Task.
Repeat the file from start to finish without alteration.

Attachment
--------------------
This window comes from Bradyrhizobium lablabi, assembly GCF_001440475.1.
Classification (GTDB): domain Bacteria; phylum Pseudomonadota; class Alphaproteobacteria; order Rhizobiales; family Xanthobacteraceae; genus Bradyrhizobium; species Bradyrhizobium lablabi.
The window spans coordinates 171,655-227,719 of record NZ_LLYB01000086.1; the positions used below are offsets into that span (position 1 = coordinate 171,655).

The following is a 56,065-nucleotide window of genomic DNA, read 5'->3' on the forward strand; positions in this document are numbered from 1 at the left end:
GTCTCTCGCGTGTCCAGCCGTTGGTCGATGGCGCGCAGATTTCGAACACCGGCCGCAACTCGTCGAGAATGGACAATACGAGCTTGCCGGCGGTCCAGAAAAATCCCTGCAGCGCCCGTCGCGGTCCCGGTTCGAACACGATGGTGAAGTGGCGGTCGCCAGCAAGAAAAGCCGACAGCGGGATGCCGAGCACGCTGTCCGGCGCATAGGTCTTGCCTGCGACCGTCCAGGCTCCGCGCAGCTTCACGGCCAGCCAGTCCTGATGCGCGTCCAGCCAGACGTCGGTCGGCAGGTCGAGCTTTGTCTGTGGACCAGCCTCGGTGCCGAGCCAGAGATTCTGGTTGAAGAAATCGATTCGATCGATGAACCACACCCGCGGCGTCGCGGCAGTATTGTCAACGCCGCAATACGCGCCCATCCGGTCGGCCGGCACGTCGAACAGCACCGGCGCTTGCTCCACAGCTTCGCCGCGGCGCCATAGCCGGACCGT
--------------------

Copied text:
This window comes from Bradyrhizobium lablabi, assembly GCF_001440475.1.
Classification (GTDB): domain Bacteria; phylum Pseudomonadota; class Alphaproteobacteria; order Rhizobiales; family Xanthobacteraceae; genus Bradyrhizobium; species Bradyrhizobium lablabi.
The window spans coordinates 171,655-227,719 of record NZ_LLYB01000086.1; the positions used below are offsets into that span (position 1 = coordinate 171,655).

The following is a 56,065-nucleotide window of genomic DNA, read 5'->3' on the forward strand; positions in this document are numbered from 1 at the left end:
GTCTCTCGCGTGTCCAGCCGTTGGTCGATGGCGCGCAGATTTCGAACACCGGCCGCAACTCGTCGAGAATGGACAATACGAGCTTGCCGGCGGTCCAGAAAAATCCCTGCAGCGCCCGTCGCGGTCCCGGTTCGAACACGATGGTGAAGTGGCGGTCGCCAGCAAGAAAAGCCGACAGCGGGATGCCGAGCACGCTGTCCGGCGCATAGGTCTTGCCTGCGACCGTCCAGGCTCCGCGCAGCTTCACGGCCAGCCAGTCCTGATGCGCGTCCAGCCAGACGTCGGTCGGCAGGTCGAGCTTTGTCTGTGGACCAGCCTCGGTGCCGAGCCAGAGATTCTGGTTGAAGAAATCGATTCGATCGATGAACCACACCCGCGGCGTCGCGGCAGTATTGTCAACGCCGCAATACGCGCCCATCCGGTCGGCCGGCACGTCGAACAGCACCGGCGCTTGCTCCACAGCTTCGCCGCGGCGCCATAGCCGGACCGT